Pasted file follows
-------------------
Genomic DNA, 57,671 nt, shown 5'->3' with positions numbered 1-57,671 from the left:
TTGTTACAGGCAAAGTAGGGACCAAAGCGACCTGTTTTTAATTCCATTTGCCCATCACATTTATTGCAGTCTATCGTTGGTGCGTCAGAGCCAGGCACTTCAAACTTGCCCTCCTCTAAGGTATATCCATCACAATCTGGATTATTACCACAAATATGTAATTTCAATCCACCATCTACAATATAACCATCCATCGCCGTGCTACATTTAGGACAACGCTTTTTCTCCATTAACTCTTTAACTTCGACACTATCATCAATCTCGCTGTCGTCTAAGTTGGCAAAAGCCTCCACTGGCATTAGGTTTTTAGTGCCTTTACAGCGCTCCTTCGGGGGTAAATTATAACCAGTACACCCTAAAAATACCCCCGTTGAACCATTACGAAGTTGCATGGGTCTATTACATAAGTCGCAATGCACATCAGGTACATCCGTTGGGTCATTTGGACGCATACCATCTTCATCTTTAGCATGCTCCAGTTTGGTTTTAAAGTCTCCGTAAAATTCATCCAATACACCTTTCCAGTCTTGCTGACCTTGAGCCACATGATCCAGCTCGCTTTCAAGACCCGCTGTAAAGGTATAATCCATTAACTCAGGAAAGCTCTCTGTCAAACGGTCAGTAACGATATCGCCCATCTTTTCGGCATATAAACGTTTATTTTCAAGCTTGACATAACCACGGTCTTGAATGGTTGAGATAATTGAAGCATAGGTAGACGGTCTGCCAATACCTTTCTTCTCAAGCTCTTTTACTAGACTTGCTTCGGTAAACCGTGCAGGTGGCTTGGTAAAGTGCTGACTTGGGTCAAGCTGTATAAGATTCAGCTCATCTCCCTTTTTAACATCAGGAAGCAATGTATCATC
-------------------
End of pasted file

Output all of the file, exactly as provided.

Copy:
Genomic DNA, 57,671 nt, shown 5'->3' with positions numbered 1-57,671 from the left:
TTGTTACAGGCAAAGTAGGGACCAAAGCGACCTGTTTTTAATTCCATTTGCCCATCACATTTATTGCAGTCTATCGTTGGTGCGTCAGAGCCAGGCACTTCAAACTTGCCCTCCTCTAAGGTATATCCATCACAATCTGGATTATTACCACAAATATGTAATTTCAATCCACCATCTACAATATAACCATCCATCGCCGTGCTACATTTAGGACAACGCTTTTTCTCCATTAACTCTTTAACTTCGACACTATCATCAATCTCGCTGTCGTCTAAGTTGGCAAAAGCCTCCACTGGCATTAGGTTTTTAGTGCCTTTACAGCGCTCCTTCGGGGGTAAATTATAACCAGTACACCCTAAAAATACCCCCGTTGAACCATTACGAAGTTGCATGGGTCTATTACATAAGTCGCAATGCACATCAGGTACATCCGTTGGGTCATTTGGACGCATACCATCTTCATCTTTAGCATGCTCCAGTTTGGTTTTAAAGTCTCCGTAAAATTCATCCAATACACCTTTCCAGTCTTGCTGACCTTGAGCCACATGATCCAGCTCGCTTTCAAGACCCGCTGTAAAGGTATAATCCATTAACTCAGGAAAGCTCTCTGTCAAACGGTCAGTAACGATATCGCCCATCTTTTCGGCATATAAACGTTTATTTTCAAGCTTGACATAACCACGGTCTTGAATGGTTGAGATAATTGAAGCATAGGTAGACGGTCTGCCAATACCTTTCTTCTCAAGCTCTTTTACTAGACTTGCTTCGGTAAACCGTGCAGGTGGCTTGGTAAAGTGCTGACTTGGGTCAAGCTGTATAAGATTCAGCTCATCTCCCTTTTTAACATCAGGAAGCAATGTATCATC